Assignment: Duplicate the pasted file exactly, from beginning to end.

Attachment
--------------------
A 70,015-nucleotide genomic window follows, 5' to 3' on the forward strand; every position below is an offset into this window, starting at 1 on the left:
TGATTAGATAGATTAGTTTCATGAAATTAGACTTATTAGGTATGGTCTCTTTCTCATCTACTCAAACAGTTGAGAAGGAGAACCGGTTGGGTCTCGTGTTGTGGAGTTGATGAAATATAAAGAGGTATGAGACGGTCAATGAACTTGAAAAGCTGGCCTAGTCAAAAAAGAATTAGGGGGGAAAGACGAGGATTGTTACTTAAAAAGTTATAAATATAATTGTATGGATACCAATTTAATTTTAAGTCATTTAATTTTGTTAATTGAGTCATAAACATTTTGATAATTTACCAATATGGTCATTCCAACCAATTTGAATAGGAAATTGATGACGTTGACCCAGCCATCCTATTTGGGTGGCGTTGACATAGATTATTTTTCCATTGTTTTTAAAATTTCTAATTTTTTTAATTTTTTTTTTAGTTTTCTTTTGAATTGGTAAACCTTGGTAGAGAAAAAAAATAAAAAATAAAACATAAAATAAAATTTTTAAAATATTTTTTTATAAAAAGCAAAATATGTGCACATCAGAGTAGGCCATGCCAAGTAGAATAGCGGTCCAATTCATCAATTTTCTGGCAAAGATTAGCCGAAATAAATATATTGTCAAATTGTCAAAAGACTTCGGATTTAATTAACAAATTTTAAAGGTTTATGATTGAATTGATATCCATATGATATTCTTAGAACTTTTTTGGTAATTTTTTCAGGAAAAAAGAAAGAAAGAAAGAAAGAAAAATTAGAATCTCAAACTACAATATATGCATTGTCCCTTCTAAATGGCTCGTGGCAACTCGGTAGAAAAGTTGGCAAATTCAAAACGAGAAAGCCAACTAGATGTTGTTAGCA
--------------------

A 70,015-nucleotide genomic window follows, 5' to 3' on the forward strand; every position below is an offset into this window, starting at 1 on the left:
TGATTAGATAGATTAGTTTCATGAAATTAGACTTATTAGGTATGGTCTCTTTCTCATCTACTCAAACAGTTGAGAAGGAGAACCGGTTGGGTCTCGTGTTGTGGAGTTGATGAAATATAAAGAGGTATGAGACGGTCAATGAACTTGAAAAGCTGGCCTAGTCAAAAAAGAATTAGGGGGGAAAGACGAGGATTGTTACTTAAAAAGTTATAAATATAATTGTATGGATACCAATTTAATTTTAAGTCATTTAATTTTGTTAATTGAGTCATAAACATTTTGATAATTTACCAATATGGTCATTCCAACCAATTTGAATAGGAAATTGATGACGTTGACCCAGCCATCCTATTTGGGTGGCGTTGACATAGATTATTTTTCCATTGTTTTTAAAATTTCTAATTTTTTTAATTTTTTTTTTAGTTTTCTTTTGAATTGGTAAACCTTGGTAGAGAAAAAAAATAAAAAATAAAACATAAAATAAAATTTTTAAAATATTTTTTTATAAAAAGCAAAATATGTGCACATCAGAGTAGGCCATGCCAAGTAGAATAGCGGTCCAATTCATCAATTTTCTGGCAAAGATTAGCCGAAATAAATATATTGTCAAATTGTCAAAAGACTTCGGATTTAATTAACAAATTTTAAAGGTTTATGATTGAATTGATATCCATATGATATTCTTAGAACTTTTTTGGTAATTTTTTCAGGAAAAAAGAAAGAAAGAAAGAAAGAAAAATTAGAATCTCAAACTACAATATATGCATTGTCCCTTCTAAATGGCTCGTGGCAACTCGGTAGAAAAGTTGGCAAATTCAAAACGAGAAAGCCAACTAGATGTTGTTAGCA